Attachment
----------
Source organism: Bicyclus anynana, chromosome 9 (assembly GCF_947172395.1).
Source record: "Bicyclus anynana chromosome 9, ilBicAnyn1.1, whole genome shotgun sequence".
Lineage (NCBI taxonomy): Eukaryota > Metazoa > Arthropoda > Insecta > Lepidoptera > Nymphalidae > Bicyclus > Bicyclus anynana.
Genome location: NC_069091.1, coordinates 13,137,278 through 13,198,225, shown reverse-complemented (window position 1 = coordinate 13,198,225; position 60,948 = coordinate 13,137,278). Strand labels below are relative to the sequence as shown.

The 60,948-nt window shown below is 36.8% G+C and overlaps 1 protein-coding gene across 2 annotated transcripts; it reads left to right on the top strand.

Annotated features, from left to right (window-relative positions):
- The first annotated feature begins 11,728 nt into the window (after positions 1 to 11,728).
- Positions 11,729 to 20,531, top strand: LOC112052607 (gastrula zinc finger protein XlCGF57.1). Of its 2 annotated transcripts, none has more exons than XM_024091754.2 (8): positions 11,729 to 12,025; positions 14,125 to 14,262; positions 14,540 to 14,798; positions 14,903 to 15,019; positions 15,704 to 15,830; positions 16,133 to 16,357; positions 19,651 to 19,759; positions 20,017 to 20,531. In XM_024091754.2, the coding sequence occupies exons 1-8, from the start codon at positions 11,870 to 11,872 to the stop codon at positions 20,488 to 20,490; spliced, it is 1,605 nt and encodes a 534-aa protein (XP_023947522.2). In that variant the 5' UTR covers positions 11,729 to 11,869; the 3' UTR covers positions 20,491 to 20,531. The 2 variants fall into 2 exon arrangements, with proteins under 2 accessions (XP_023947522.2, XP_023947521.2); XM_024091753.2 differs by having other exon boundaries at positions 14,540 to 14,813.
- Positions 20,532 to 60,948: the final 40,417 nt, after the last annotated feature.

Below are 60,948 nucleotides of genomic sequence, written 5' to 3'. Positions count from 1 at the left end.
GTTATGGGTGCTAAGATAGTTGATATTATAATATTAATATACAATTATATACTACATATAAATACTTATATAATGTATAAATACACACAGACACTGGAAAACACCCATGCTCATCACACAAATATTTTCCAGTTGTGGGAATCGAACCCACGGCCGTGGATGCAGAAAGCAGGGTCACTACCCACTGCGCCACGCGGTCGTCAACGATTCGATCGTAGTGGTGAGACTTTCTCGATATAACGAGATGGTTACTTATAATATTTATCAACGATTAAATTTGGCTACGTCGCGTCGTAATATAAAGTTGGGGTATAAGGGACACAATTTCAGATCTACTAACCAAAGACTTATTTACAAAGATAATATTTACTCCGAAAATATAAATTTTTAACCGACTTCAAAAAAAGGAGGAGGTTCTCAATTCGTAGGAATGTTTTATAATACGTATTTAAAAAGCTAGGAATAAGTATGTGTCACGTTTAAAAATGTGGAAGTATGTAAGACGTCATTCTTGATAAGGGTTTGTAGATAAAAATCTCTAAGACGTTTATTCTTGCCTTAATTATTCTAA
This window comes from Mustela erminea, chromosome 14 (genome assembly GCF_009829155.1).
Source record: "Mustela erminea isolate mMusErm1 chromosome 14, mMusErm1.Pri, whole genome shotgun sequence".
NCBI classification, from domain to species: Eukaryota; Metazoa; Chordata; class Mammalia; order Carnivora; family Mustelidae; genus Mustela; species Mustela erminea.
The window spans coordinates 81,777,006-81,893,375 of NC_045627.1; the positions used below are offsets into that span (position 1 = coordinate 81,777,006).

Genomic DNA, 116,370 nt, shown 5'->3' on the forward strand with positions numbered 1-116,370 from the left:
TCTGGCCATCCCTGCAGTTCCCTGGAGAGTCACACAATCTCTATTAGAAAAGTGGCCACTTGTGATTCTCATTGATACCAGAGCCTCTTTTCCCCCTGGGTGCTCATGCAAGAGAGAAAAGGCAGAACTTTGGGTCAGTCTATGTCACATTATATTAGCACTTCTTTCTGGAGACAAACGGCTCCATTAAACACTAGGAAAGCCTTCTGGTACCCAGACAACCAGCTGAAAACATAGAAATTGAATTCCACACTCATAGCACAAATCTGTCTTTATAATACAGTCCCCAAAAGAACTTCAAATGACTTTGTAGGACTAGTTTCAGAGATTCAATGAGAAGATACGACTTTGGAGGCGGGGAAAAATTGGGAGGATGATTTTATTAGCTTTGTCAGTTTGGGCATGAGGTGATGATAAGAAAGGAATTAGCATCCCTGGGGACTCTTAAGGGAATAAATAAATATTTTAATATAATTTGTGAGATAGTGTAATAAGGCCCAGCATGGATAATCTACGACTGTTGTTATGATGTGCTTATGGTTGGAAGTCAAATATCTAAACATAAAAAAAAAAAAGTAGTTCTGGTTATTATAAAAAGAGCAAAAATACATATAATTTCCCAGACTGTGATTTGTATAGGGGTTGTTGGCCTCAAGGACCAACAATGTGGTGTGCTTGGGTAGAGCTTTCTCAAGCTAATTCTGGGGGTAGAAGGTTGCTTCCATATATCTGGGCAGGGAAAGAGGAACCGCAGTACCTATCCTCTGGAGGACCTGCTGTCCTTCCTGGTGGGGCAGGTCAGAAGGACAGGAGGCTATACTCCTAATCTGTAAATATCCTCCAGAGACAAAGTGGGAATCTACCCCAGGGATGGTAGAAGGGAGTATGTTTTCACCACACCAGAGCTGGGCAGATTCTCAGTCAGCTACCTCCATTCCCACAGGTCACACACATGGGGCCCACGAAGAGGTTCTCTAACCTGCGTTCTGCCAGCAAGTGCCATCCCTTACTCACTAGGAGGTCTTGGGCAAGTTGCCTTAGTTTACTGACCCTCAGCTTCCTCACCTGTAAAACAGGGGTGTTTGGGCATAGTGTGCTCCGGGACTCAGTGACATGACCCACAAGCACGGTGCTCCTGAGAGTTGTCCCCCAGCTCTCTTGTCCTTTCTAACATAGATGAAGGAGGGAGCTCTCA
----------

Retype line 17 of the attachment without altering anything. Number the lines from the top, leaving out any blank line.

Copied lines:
TCTGGCCATCCCTGCAGTTCCCTGGAGAGTCACACAATCTCTATTAGAAAAGTGGCCACTTGTGATTCTCATTGATACCAGAGCCTCTTTTCCCCCTGGGTGCTCATGCAAGAGAGAAAAGGCAGAACTTTGGGTCAGTCTATGTCACATTATATTAGCACTTCTTTCTGGAGACAAACGGCTCCATTAAACACTAGGAAAGCCTTCTGGTACCCAGACAACCAGCTGAAAACATAGAAATTGAATTCCACACTCATAGCACAAATCTGTCTTTATAATACAGTCCCCAAAAGAACTTCAAATGACTTTGTAGGACTAGTTTCAGAGATTCAATGAGAAGATACGACTTTGGAGGCGGGGAAAAATTGGGAGGATGATTTTATTAGCTTTGTCAGTTTGGGCATGAGGTGATGATAAGAAAGGAATTAGCATCCCTGGGGACTCTTAAGGGAATAAATAAATATTTTAATATAATTTGTGAGATAGTGTAATAAGGCCCAGCATGGATAATCTACGACTGTTGTTATGATGTGCTTATGGTTGGAAGTCAAATATCTAAACATAAAAAAAAAAAAGTAGTTCTGGTTATTATAAAAAGAGCAAAAATACATATAATTTCCCAGACTGTGATTTGTATAGGGGTTGTTGGCCTCAAGGACCAACAATGTGGTGTGCTTGGGTAGAGCTTTCTCAAGCTAATTCTGGGGGTAGAAGGTTGCTTCCATATATCTGGGCAGGGAAAGAGGAACCGCAGTACCTATCCTCTGGAGGACCTGCTGTCCTTCCTGGTGGGGCAGGTCAGAAGGACAGGAGGCTATACTCCTAATCTGTAAATATCCTCCAGAGACAAAGTGGGAATCTACCCCAGGGATGGTAGAAGGGAGTATGTTTTCACCACACCAGAGCTGGGCAGATTCTCAGTCAGCTACCTCCATTCCCACAGGTCACACACATGGGGCCCACGAAGAGGTTCTCTAACCTGCGTTCTGCCAGCAAGTGCCATCCCTTACTCACTAGGAGGTCTTGGGCAAGTTGCCTTAGTTTACTGACCCTCAGCTTCCTCACCTGTAAAACAGGGGTGTTTGGGCATAGTGTGCTCCGGGACTCAGTGACATGACCCACAAGCACGGTGCTCCTGAGAGTTGTCCCCCAGCTCTCTTGTCCTTTCTAACATAGATGAAGGAGGGAGCTCTCA